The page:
‘Caught us off guard:’ Higher enrollment pushes student support systems to adapt


Infographic by Thy Vo

Wichita State University fall enrollments by headcount. This fall semester enrollment numbers have been it’s highest since 1989.

The university announced in October that it has seen the highest enrollment numbers since 1989. Some of the school’s officials say that this raises concerns about how student support systems plan to adapt to this change. 

“Comparing my freshman year before COVID-19 to now is such a big jump,” senior Shahd Seyam said. “It feels like Black Friday on campus, especially in the RSC.”

Facing new problems

While some may say they feel pride attending a larger university, consideration of the logistics can get lost in the excitement of being on a busier campus. 

“It’s having to park further because the closest parking spaces are taken. It’s needing to meet with an academic advisor earlier because classes will fill up sooner. It’s being patient in line to pick up your Starbucks order,” Alicia Martinez Newell, student affairs assistant vice president, said. “If there is a specific schedule you need, you need to be more proactive. You can’t be the last-minute kid anymore.” 

Increased enrollment calls the mechanics of student resources, academic affairs and event planning into question as they are tested with a heavier load of students to support.

“No matter how big the population is, no matter how great enrollment is, it doesn’t matter, if students aren’t being advocated for,” senior Mackenzie Lane, Academic Affairs chair, said.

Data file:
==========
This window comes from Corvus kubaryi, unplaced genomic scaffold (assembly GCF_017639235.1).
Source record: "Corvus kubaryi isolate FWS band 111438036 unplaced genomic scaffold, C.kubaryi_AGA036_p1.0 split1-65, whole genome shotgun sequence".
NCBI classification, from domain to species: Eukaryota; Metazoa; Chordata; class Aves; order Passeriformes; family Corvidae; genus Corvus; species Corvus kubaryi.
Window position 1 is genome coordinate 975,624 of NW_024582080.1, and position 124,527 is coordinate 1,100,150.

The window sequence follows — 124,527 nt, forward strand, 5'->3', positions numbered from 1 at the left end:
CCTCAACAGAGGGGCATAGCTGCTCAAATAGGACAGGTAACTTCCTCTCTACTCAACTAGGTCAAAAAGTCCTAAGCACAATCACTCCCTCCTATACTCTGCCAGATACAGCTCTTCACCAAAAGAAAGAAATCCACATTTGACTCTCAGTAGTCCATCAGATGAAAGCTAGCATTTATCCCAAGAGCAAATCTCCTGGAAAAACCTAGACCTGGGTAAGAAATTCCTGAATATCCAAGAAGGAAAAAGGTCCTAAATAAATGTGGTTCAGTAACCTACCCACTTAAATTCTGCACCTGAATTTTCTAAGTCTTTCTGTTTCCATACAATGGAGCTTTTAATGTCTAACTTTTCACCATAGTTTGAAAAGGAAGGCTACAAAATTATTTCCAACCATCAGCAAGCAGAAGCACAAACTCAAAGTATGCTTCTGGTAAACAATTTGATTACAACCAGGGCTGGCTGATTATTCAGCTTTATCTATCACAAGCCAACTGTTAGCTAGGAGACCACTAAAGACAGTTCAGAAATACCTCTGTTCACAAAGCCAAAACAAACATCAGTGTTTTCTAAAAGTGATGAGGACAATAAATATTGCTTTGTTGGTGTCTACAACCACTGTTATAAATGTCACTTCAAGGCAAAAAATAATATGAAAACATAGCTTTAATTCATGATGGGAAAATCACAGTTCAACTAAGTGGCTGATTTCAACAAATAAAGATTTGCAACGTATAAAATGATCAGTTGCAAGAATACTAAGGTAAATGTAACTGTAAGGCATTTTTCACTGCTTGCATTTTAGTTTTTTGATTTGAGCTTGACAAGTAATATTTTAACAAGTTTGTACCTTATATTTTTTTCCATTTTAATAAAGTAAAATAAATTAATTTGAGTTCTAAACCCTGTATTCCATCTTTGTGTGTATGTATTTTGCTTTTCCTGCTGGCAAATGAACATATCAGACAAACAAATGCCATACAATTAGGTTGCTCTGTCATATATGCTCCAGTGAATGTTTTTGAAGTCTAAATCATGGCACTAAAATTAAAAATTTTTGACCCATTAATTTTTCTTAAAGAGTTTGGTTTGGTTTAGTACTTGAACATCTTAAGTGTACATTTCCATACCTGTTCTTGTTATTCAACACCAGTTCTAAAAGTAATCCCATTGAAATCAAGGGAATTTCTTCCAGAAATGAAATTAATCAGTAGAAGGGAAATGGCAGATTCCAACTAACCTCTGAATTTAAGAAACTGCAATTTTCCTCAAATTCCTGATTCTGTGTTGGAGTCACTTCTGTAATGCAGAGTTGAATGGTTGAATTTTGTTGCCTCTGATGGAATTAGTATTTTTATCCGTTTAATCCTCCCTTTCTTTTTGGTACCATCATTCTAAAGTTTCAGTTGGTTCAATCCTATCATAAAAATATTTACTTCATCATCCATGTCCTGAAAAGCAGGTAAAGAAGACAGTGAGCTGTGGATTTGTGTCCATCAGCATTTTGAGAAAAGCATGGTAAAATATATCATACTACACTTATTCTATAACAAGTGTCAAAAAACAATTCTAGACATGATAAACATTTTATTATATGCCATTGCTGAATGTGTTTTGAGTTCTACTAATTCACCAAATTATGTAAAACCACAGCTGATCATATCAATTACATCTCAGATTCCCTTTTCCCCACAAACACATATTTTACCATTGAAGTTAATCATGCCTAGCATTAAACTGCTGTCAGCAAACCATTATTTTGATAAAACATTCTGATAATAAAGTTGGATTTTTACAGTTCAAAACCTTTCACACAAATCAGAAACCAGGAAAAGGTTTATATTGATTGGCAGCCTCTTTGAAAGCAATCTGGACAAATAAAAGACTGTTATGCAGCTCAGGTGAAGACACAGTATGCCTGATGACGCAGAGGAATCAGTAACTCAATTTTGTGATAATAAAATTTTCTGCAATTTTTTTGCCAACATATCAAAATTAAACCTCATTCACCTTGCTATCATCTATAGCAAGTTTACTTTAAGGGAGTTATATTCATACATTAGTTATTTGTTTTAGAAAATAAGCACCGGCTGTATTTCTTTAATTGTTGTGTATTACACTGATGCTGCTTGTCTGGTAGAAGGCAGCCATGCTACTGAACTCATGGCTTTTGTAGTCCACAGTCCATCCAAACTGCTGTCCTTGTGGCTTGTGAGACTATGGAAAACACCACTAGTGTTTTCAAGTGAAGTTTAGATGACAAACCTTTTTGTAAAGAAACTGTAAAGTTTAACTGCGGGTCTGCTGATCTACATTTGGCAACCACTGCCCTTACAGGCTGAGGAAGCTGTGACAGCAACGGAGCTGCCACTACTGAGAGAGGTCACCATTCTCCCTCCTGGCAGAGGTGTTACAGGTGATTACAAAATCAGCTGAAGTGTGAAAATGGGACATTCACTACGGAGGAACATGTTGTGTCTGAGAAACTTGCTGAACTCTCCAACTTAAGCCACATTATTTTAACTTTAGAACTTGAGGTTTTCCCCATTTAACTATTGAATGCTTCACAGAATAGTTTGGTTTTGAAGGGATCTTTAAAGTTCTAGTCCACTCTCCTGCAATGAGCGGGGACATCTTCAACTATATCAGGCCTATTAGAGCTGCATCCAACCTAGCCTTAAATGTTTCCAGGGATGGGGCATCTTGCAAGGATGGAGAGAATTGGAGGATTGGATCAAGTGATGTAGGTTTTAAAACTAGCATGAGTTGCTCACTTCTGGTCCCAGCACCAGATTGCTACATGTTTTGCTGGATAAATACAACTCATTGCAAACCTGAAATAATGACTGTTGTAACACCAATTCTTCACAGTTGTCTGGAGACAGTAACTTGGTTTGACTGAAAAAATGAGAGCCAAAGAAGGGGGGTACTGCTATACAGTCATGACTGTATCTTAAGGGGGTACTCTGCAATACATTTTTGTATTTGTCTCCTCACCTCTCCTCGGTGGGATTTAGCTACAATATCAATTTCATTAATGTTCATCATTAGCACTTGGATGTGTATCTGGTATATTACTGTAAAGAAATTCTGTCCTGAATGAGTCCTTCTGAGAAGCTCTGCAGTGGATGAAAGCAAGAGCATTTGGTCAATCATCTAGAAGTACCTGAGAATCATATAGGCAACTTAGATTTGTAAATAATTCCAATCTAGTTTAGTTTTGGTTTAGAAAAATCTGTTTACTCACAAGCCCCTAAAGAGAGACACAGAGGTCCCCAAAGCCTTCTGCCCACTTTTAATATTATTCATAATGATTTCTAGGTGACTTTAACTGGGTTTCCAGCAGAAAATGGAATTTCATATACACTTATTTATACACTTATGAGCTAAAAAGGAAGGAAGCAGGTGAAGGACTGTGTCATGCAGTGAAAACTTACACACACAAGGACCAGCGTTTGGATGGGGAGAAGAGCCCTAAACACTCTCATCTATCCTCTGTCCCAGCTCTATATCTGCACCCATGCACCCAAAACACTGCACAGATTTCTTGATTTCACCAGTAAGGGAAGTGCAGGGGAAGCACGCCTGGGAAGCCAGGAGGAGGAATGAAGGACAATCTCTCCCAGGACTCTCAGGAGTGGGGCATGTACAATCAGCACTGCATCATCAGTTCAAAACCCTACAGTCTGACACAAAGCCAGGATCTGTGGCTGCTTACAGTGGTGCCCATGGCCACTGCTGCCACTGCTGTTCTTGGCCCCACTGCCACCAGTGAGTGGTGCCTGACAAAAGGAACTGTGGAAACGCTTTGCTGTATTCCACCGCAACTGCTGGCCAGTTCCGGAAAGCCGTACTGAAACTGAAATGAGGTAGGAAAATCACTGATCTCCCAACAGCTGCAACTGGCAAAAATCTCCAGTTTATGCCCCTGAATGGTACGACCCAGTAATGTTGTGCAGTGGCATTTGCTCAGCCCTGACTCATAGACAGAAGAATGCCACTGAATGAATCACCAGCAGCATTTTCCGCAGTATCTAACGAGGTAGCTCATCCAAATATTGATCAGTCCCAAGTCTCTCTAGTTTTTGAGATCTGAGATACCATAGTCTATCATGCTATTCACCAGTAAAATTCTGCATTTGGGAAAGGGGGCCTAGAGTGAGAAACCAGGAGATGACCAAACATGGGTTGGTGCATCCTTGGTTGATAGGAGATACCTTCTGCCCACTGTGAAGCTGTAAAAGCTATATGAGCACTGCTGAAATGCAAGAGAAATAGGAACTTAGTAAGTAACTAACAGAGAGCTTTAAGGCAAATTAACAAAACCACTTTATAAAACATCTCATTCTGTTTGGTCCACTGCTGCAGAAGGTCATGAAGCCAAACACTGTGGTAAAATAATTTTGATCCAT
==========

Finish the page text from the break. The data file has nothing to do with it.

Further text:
Student support organizations include the CARE team, student government and the university’s mental health counseling resources. While it is clear that the university was aware of an upward trend in enrollment before the fall semester began, these departments still experienced unpreparedness. 

Gabriel Fonseca, student involvement director, plays a vital role in event planning and the upkeep of student wellness resources.

 “I think we’ve been intentionally preparing and planning, but the sheer number of students still caught us off guard,” Fonseca said. “We can’t guess how many students will show up to events anymore. It has forced us to start earlier and work faster when planning for events and resources.” 

Fonseca and Lane agree that the main reason for uncertainty behind the scenes is the struggle to adapt to post-pandemic university life. The timing of this semester’s high enrollment puts a strain on student support systems that could have benefited from time to recover from the pandemic. 

“I do not think the university’s infrastructure was ready for this,” Lane said. “We’re trying to adapt too quickly. COVID just happened, and suddenly, we have this big influx of students. Now, we have both to combat.” 

An example of the problems posed by increased enrollment was the depletion of the Shocker Support Locker, a food and supplies source that mostly serves international students (a group that saw a 40.9% spike in enrollment). 

The locker’s supply issues came up during an October SGA meeting, where Fonseca described the long lines at the locker that often stretch out of the building’s doors. Financial support came in early November when KBOR provided $105,000 to the locker.

“Within the first week of classes, we ran out of food. We were wiped out,” Newell said. “It shows that we didn’t prepare for this big of a depletion. We had to move some of our plans for food drives and events sooner than we originally planned.”